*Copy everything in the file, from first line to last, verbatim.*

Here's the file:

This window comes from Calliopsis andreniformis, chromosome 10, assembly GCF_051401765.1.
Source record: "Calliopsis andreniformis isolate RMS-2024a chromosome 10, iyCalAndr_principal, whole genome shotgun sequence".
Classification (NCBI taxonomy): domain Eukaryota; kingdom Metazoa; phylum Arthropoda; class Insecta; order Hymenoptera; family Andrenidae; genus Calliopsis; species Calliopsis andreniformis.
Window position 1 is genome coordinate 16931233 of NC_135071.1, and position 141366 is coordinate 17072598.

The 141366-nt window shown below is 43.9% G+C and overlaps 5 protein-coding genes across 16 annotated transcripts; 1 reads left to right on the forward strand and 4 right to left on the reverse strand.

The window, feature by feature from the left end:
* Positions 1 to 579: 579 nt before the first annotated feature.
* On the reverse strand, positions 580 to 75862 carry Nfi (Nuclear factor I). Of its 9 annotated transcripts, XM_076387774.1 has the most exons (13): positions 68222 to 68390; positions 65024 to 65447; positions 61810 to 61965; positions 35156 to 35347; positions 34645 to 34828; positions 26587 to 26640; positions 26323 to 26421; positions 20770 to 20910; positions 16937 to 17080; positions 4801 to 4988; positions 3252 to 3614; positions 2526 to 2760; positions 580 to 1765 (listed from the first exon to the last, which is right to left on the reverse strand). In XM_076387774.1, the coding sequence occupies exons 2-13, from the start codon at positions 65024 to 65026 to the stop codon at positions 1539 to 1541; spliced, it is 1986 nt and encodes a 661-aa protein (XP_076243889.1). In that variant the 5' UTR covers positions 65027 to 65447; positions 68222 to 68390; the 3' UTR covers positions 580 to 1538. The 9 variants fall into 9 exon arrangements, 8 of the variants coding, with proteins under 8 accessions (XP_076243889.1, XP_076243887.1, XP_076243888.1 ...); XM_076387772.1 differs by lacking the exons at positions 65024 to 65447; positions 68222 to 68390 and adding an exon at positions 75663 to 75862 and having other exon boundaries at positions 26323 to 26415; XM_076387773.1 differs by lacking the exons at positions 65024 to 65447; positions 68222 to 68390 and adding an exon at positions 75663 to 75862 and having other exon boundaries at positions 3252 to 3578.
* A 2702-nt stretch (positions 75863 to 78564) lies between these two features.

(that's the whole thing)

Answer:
This window comes from Calliopsis andreniformis, chromosome 10, assembly GCF_051401765.1.
Source record: "Calliopsis andreniformis isolate RMS-2024a chromosome 10, iyCalAndr_principal, whole genome shotgun sequence".
Classification (NCBI taxonomy): domain Eukaryota; kingdom Metazoa; phylum Arthropoda; class Insecta; order Hymenoptera; family Andrenidae; genus Calliopsis; species Calliopsis andreniformis.
Window position 1 is genome coordinate 16931233 of NC_135071.1, and position 141366 is coordinate 17072598.

The 141366-nt window shown below is 43.9% G+C and overlaps 5 protein-coding genes across 16 annotated transcripts; 1 reads left to right on the forward strand and 4 right to left on the reverse strand.

The window, feature by feature from the left end:
* Positions 1 to 579: 579 nt before the first annotated feature.
* On the reverse strand, positions 580 to 75862 carry Nfi (Nuclear factor I). Of its 9 annotated transcripts, XM_076387774.1 has the most exons (13): positions 68222 to 68390; positions 65024 to 65447; positions 61810 to 61965; positions 35156 to 35347; positions 34645 to 34828; positions 26587 to 26640; positions 26323 to 26421; positions 20770 to 20910; positions 16937 to 17080; positions 4801 to 4988; positions 3252 to 3614; positions 2526 to 2760; positions 580 to 1765 (listed from the first exon to the last, which is right to left on the reverse strand). In XM_076387774.1, the coding sequence occupies exons 2-13, from the start codon at positions 65024 to 65026 to the stop codon at positions 1539 to 1541; spliced, it is 1986 nt and encodes a 661-aa protein (XP_076243889.1). In that variant the 5' UTR covers positions 65027 to 65447; positions 68222 to 68390; the 3' UTR covers positions 580 to 1538. The 9 variants fall into 9 exon arrangements, 8 of the variants coding, with proteins under 8 accessions (XP_076243889.1, XP_076243887.1, XP_076243888.1 ...); XM_076387772.1 differs by lacking the exons at positions 65024 to 65447; positions 68222 to 68390 and adding an exon at positions 75663 to 75862 and having other exon boundaries at positions 26323 to 26415; XM_076387773.1 differs by lacking the exons at positions 65024 to 65447; positions 68222 to 68390 and adding an exon at positions 75663 to 75862 and having other exon boundaries at positions 3252 to 3578.
* A 2702-nt stretch (positions 75863 to 78564) lies between these two features.